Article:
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Irk

If the disappearance of Blacklisters from the Leeds scene following Billy Mason-Wood’s departure for Germany left a jagged, gaping hole, then Irk more than manage it fill it with their own rendition of that Jesus Lizard, Touch ‘n’ Go skewed 90s US noise-rock racket. The trio are quite a different proposition and are very much their own people, but the comparisons and local lineage are impossible to ignore. And in this enclosed space, with the volume at pulverising levels and the warmth of community and camaraderie only adding to that of the proximity of bodies, everything comes together perfectly.

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Brooklyn duo GHXST have released ‘Gloom’, the third EP in their Nowhere trilogy, mixed by James Aparicio (Nick Cave, the Horrors).

The EP is the final iteration of a sonic journey that has taken the duo across America: from the sonorities of hyper-real deserts, back to New York’s no-wave.

The Sabbath-inspired riffs of their previous releases have faded in ‘Gloom’ into droning guitar feedback and reverb-drenched drum machines. Shelley X’s melancholy vocals serve as a anchor in the frozen emotional haze.

They recently released, ‘Ride’, the first single from the EP, a southern doom track with the paranoid swagger of Suicide’s electronic beats. The video features footage from New Orleans’ “Krewe of Boo” parade projected in a flickering, Lynch-esque dream.

Watch ‘Ride’ here:

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Trace Elements Records – 3rd August 2018

Frozen Flowers Curse The Day is the latest release from pioneering avant-guitarist Robert Poss, founding member of the legendary wall-of-guitars group Band Of Susans, who (in)famously started out with three members named Susan and usually maintained three guitarists in their ever-shifting lineup, which at one point featured a pre-Helmet Page Hamilton.

The development of the album Frozen Flowers Curse The Day was performed, recorded and mixed by Poss at Trace Elements Records studios in New York City with guest drummers including Dahm Majuri Cipolla (Torres, Lydia Lunch, Japan’s Mono) helping out on two tracks.

Being a solo release rather than a full-band effort, Frozen Flowers Curse The Day isn’t an overtly ‘rock’ album in terms of material or instrumentation and primarily features guitar and loops of strings, to sometimes woozy and disorientating effect. But Poss’ approach to guitar playing, lauded by none other than Steve Albini, is certainly distinctive.

Much of the material here is jangling drone, drifting, chiming indie shoegaze. It’s pleasant, easy on the ear, undemanding. In a good way. Frozen Flowers Curse The Day is an album which explores texture, tone, and mood, but above all, it follows the distinctive compositional template of Band of Susans in that the songs tend to bludgeon away at a simple three or four chord sequence while layers of droning chords or feedback build over the top as the song progresses.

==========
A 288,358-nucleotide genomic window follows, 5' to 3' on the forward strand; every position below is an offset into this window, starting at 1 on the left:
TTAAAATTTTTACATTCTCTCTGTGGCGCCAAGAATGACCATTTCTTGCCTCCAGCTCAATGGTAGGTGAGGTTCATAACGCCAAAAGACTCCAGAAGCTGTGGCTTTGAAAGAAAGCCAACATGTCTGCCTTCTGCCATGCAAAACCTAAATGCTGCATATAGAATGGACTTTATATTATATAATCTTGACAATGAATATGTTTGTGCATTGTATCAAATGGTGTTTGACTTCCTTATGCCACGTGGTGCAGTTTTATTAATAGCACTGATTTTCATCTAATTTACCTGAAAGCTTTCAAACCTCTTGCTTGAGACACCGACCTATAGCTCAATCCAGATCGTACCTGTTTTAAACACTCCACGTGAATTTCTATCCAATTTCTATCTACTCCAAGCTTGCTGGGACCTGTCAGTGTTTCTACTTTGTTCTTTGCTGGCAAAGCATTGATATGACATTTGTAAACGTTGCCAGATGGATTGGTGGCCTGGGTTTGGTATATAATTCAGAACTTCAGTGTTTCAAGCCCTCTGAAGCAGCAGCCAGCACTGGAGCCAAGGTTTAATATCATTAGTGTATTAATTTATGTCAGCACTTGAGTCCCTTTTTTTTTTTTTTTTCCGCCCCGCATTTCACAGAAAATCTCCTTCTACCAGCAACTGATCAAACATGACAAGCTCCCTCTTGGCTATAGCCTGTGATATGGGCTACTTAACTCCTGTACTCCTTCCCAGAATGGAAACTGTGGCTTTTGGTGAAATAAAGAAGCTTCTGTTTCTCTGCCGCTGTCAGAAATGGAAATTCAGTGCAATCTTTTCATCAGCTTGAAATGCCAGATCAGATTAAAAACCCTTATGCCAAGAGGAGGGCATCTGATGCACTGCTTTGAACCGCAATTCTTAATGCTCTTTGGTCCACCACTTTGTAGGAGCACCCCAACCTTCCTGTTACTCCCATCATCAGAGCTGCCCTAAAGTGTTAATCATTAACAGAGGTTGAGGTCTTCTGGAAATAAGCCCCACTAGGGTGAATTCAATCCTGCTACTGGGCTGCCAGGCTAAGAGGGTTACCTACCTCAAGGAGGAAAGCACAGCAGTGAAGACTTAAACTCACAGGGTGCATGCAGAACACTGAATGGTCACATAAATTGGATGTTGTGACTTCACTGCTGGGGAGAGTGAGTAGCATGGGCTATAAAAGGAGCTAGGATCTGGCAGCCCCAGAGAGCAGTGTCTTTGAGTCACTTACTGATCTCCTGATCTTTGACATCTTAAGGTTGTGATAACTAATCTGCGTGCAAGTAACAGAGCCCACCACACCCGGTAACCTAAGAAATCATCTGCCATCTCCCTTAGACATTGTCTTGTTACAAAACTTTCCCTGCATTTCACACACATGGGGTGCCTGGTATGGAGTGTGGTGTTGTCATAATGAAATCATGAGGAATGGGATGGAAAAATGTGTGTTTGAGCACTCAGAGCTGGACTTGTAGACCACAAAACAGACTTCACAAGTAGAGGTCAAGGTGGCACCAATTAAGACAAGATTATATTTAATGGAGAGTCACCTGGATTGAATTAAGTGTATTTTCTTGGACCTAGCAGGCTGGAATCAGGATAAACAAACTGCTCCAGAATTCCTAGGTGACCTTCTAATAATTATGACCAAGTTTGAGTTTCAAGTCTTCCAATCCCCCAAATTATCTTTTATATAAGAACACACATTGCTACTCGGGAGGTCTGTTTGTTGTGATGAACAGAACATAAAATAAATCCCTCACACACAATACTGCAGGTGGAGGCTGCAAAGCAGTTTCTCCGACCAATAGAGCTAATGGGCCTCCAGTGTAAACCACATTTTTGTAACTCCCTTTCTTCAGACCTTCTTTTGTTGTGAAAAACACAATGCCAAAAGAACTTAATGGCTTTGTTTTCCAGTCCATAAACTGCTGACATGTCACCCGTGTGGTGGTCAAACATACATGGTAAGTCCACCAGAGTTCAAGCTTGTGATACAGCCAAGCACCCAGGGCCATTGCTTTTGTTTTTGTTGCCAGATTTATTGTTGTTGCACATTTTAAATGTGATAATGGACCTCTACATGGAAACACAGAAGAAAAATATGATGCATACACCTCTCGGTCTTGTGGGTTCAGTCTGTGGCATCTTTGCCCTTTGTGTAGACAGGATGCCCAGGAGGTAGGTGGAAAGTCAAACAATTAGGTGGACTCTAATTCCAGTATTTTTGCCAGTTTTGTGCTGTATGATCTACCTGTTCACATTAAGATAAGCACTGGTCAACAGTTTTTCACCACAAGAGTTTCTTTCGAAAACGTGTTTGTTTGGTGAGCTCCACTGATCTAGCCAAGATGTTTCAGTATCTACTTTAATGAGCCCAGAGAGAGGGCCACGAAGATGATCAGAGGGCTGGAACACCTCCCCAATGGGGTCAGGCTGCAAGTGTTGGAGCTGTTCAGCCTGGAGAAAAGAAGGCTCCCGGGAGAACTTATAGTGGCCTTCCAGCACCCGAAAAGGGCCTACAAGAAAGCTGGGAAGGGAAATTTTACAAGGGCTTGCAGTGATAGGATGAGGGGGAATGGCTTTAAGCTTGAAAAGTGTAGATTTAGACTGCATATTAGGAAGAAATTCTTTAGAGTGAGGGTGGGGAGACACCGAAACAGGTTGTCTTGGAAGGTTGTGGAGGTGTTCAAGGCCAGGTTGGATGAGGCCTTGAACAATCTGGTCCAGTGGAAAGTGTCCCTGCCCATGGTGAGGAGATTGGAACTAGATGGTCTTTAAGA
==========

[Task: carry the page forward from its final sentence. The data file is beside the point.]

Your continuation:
This approach is very much to the fore on the album’s second track, ‘The Sixth Sense Betrayed’. Elsewhere, on ‘Partial Clearing’, Poss works the eddies and streams of swirling drone and exploits the basic mechanics of the instrument to create something quite compelling.

While much of the album is given to switch-flicking, string-tamping, knob-tweaking. It’s not so much about the simple chord motifs or notes which hang in the air, but more about their manipulation. But however much this an album shaped by technique you’d never call it a ‘technical’ album. Nores ripple and chime and collide against one another in washes of reverb in the most dreamy, immersive of fashions.

‘Time Frames Marking Time’ hints at ‘Elizabeth Stride’ from Band of Susans’ final album, 1995s Here Comes Success, and even echoes ‘Frere Jacques’, but these are fleeting moments, and that’s the whole point: this is really about transition ad ephemerality and the effects of the briefest of memory triggers from an artistic point of view. ‘I’ve got a Secret List’ is more up-front, a thunderous drum track thumping away beneath multiple layers of guitars, over which Poss strains over a repetitive lyric, while closer ‘I’ll Curse the Day’ comes on like Springsteen in a 4-track tape portastudio.  And yes, while battering away a single motif and simple chord structure, it does invite comparisons to BoS. Significantly, it holds up to those comparisons: Poss certainly hasn’t lost it.

Robert Poss

Loner Noise – 9th February 2018

Christopher Nosnibor